Saturday, November 24, 2012

Merian Map of Paris (more about the city walls)

Becket, November 24, 2012

Paris was a walled city for much of its history.  Other than for the last hundred years or so (let's say that the absurd Ligne Maginot completed in 1939 was 300 miles to the east so it doesn't really count as a city wall) Paris wasn't encircled by a defensive wall only between 1670--Louis XIV felt powerful enough to order the demolition of the fortifications built by his father--and 1785 when the Ferme générale began construction of an enclosure for tax purposes.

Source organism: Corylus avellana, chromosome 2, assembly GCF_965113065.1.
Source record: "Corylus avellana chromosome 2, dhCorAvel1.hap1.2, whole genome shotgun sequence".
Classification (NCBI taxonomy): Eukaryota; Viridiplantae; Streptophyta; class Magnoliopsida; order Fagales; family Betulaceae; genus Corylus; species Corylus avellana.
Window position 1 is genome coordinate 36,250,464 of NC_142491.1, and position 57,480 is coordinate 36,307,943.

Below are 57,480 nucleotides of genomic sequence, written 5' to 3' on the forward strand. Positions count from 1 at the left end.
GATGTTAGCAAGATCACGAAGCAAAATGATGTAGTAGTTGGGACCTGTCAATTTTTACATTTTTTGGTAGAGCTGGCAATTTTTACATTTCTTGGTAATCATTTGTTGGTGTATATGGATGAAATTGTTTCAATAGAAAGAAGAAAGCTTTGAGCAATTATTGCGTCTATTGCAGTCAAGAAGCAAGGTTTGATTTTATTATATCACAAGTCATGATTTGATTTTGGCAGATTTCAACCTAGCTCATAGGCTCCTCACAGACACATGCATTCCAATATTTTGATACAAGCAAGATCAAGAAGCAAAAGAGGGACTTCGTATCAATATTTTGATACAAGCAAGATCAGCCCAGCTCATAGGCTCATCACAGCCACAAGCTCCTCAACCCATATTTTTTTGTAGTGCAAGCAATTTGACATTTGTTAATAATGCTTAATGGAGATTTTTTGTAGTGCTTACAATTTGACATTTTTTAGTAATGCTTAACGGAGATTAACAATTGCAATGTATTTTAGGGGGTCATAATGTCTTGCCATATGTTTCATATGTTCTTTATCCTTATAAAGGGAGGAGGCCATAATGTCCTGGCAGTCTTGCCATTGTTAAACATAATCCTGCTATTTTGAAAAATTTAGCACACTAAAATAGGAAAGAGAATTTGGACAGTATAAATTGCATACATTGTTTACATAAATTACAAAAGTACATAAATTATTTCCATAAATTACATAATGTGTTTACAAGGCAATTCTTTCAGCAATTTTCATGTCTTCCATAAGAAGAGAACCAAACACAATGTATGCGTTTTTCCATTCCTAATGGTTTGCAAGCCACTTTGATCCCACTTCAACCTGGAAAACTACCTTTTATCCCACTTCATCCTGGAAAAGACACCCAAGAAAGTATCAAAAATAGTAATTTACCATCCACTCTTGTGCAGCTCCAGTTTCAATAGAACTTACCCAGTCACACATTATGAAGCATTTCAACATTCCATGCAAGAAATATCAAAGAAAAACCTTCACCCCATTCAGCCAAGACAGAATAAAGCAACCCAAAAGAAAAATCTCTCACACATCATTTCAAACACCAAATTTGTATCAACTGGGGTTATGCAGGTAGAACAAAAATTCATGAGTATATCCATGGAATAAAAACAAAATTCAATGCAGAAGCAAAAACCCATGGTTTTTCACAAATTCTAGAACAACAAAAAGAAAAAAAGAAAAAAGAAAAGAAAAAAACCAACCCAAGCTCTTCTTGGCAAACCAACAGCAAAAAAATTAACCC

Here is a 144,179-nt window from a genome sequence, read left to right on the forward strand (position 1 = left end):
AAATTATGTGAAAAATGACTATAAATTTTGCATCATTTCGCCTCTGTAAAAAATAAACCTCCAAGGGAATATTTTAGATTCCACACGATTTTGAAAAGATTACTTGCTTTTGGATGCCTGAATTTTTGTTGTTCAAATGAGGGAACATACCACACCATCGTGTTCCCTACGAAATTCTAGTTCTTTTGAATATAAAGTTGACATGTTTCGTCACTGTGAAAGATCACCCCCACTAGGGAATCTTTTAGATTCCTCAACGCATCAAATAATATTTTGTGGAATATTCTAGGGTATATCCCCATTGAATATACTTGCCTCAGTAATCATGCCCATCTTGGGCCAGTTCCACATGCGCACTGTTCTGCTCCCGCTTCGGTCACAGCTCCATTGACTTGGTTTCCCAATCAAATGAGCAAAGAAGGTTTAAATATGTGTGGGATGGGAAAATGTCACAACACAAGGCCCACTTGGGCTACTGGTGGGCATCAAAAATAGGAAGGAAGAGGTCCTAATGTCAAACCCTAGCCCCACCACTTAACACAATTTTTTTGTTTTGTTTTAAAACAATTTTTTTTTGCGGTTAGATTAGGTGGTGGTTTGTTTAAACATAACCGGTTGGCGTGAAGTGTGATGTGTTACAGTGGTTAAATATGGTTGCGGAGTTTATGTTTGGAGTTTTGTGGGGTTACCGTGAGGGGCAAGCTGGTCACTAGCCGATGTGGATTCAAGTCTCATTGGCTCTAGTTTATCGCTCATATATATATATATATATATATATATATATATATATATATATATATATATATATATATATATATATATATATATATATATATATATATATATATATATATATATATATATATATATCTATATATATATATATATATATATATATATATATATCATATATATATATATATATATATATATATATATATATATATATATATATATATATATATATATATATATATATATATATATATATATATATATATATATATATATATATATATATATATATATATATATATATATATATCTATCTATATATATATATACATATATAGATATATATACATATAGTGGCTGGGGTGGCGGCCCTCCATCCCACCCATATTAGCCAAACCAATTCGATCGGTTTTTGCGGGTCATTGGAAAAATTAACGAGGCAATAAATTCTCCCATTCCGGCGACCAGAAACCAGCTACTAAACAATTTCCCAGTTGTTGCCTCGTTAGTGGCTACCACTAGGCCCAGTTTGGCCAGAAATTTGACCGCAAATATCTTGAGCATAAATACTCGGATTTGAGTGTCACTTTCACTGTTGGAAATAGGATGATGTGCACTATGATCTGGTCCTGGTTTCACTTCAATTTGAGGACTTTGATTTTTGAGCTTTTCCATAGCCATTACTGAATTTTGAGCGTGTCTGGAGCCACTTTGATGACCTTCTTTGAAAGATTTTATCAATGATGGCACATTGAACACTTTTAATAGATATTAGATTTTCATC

Can you picture the enormity of the resources these walls took?!

There is this beautiful map of 1615 (known as the Merian map, after its author, the Swiss engraver Matthäus Merian,) really a bird-eye view, that shows Paris as a heavily fortified city.  On the foreground, Merian actually shows two walls, an outer wall with the characteristic bastions of the period, built in the 1630's by Louis XIII, and an innner wall with a more conventional, linear profile built in the 1300's by Charles V and his succesor, Charles VI.

Yes, the demolition of these walls opened the area for the construction of the first great generation of Parisian Boulevards, Louis XIV's Nouveau Cours built between 1668 and 1705.

No comments :

Post a Comment